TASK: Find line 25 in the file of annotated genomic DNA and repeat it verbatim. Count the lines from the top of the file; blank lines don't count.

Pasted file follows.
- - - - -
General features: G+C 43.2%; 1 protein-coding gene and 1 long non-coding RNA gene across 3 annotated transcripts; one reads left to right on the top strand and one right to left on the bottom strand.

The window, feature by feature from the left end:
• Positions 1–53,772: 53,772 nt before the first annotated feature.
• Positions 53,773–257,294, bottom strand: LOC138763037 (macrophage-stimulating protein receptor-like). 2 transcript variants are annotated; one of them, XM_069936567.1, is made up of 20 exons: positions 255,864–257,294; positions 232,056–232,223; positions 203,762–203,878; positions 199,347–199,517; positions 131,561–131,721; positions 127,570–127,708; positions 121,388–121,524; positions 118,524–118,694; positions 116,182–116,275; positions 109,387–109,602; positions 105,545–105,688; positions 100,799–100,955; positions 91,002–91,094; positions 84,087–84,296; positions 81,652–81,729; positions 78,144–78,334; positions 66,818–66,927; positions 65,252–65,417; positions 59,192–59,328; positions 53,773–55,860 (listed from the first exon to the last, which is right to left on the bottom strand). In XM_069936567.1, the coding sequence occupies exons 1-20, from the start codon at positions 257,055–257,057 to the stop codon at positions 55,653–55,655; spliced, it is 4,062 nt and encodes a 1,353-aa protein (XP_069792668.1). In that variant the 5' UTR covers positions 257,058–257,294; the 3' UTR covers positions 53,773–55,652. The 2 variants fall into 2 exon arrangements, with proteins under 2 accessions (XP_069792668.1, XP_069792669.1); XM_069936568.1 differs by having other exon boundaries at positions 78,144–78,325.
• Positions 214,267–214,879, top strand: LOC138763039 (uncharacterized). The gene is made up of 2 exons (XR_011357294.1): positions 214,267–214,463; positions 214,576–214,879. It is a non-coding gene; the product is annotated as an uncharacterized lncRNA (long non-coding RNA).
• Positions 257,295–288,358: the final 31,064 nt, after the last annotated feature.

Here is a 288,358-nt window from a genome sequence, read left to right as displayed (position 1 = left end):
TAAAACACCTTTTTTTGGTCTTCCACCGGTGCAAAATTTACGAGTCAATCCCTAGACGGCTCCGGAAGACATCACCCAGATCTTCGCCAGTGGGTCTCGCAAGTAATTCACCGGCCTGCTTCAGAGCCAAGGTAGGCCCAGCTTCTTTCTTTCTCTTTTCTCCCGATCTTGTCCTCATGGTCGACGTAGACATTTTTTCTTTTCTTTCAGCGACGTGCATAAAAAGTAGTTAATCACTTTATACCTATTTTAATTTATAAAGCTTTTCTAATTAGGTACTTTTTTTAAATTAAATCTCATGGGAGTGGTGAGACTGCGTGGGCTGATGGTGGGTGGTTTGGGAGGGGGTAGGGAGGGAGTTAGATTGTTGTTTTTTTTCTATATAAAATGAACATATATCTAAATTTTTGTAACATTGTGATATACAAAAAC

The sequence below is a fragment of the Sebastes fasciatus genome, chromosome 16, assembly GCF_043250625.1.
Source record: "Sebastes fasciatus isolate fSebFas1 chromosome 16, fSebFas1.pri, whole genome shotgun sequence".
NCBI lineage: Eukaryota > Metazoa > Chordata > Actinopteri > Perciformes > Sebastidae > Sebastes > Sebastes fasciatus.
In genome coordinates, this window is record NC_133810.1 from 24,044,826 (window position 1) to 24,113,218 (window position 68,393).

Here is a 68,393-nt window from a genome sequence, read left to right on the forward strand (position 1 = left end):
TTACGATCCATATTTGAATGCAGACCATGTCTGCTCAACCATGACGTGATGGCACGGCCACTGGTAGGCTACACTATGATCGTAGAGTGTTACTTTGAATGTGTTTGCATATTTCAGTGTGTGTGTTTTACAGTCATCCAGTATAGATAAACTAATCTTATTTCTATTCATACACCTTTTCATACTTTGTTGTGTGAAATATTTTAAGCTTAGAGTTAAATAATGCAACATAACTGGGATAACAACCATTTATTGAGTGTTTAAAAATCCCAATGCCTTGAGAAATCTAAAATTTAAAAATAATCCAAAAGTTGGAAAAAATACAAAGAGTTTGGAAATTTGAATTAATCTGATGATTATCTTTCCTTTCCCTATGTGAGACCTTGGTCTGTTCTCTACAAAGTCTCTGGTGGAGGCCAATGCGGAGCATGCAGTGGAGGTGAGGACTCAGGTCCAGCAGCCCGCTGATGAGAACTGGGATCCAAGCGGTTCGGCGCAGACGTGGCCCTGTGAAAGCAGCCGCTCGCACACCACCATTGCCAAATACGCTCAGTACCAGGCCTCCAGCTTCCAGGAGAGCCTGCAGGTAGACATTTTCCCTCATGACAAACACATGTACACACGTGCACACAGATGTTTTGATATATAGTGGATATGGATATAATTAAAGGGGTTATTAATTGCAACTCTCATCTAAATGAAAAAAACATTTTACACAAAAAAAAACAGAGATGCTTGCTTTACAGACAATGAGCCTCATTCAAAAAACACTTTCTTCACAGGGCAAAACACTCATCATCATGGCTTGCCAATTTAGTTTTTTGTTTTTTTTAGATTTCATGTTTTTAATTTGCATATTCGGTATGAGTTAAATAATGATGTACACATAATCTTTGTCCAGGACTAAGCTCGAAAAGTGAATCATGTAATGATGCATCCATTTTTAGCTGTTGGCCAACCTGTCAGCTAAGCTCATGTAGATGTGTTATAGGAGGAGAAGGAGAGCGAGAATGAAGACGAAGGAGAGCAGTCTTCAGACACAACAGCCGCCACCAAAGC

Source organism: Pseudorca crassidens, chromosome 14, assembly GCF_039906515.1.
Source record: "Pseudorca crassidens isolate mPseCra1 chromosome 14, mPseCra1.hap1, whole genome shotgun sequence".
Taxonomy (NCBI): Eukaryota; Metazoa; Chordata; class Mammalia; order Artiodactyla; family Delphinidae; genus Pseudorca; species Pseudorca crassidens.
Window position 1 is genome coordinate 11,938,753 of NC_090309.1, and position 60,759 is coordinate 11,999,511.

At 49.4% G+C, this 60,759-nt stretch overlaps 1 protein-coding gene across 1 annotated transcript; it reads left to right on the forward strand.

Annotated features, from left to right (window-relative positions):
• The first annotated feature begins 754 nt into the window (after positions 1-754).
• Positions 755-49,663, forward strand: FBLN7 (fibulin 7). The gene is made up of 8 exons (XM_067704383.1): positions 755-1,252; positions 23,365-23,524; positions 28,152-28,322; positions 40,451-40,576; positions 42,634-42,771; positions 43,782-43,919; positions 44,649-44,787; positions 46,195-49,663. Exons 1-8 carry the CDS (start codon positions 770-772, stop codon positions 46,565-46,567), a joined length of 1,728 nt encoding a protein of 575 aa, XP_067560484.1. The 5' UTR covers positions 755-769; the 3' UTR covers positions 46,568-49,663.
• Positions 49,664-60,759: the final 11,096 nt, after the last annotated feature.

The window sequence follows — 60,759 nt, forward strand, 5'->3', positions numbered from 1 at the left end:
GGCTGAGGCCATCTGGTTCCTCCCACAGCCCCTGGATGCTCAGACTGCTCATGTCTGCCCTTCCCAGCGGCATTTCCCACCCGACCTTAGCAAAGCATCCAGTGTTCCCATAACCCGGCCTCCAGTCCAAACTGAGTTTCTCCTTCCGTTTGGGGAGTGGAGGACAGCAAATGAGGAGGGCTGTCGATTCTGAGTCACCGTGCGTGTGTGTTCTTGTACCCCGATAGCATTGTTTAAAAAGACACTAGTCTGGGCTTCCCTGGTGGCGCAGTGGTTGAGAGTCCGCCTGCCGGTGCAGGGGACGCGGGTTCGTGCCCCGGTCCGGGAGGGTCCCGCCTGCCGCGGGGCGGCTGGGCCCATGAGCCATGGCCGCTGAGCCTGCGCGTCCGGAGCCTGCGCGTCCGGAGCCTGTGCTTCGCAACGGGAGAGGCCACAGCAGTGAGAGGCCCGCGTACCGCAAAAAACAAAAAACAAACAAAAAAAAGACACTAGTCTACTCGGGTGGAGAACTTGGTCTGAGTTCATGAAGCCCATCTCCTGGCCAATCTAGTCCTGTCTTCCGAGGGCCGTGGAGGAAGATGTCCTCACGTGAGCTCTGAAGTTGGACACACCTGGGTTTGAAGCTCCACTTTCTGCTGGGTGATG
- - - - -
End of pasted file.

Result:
GGCTGAGGCCATCTGGTTCCTCCCACAGCCCCTGGATGCTCAGACTGCTCATGTCTGCCCTTCCCAGCGGCATTTCCCACCCGACCTTAGCAAAGCATCCAGTGTTCCCATAACCCGGCCTCCAGTCCAAACTGAGTTTCTCCTTCCGTTTGGGGAGTGGAGGACAGCAAATGAGGAGGGCTGTCGATTCTGAGTCACCGTGCGTGTGTGTTCTTGTACCCCGATAGCATTGTTTAAAAAGACACTAGTCTGGGCTTCCCTGGTGGCGCAGTGGTTGAGAGTCCGCCTGCCGGTGCAGGGGACGCGGGTTCGTGCCCCGGTCCGGGAGGGTCCCGCCTGCCGCGGGGCGGCTGGGCCCATGAGCCATGGCCGCTGAGCCTGCGCGTCCGGAGCCTGCGCGTCCGGAGCCTGTGCTTCGCAACGGGAGAGGCCACAGCAGTGAGAGGCCCGCGTACCGCAAAAAACAAAAAACAAACAAAAAAAAGACACTAGTCTACTCGGGTGGAGAACTTGGTCTGAGTTCATGAAGCCCATCTCCTGGCCAATCTAGTCCTGTCTTCCGAGGGCCGTGGAGGAAGATGTCCTCACGTGAGCTCTGAAGTTGGACACACCTGGGTTTGAAGCTCCACTTTCTGCTGGGTGATG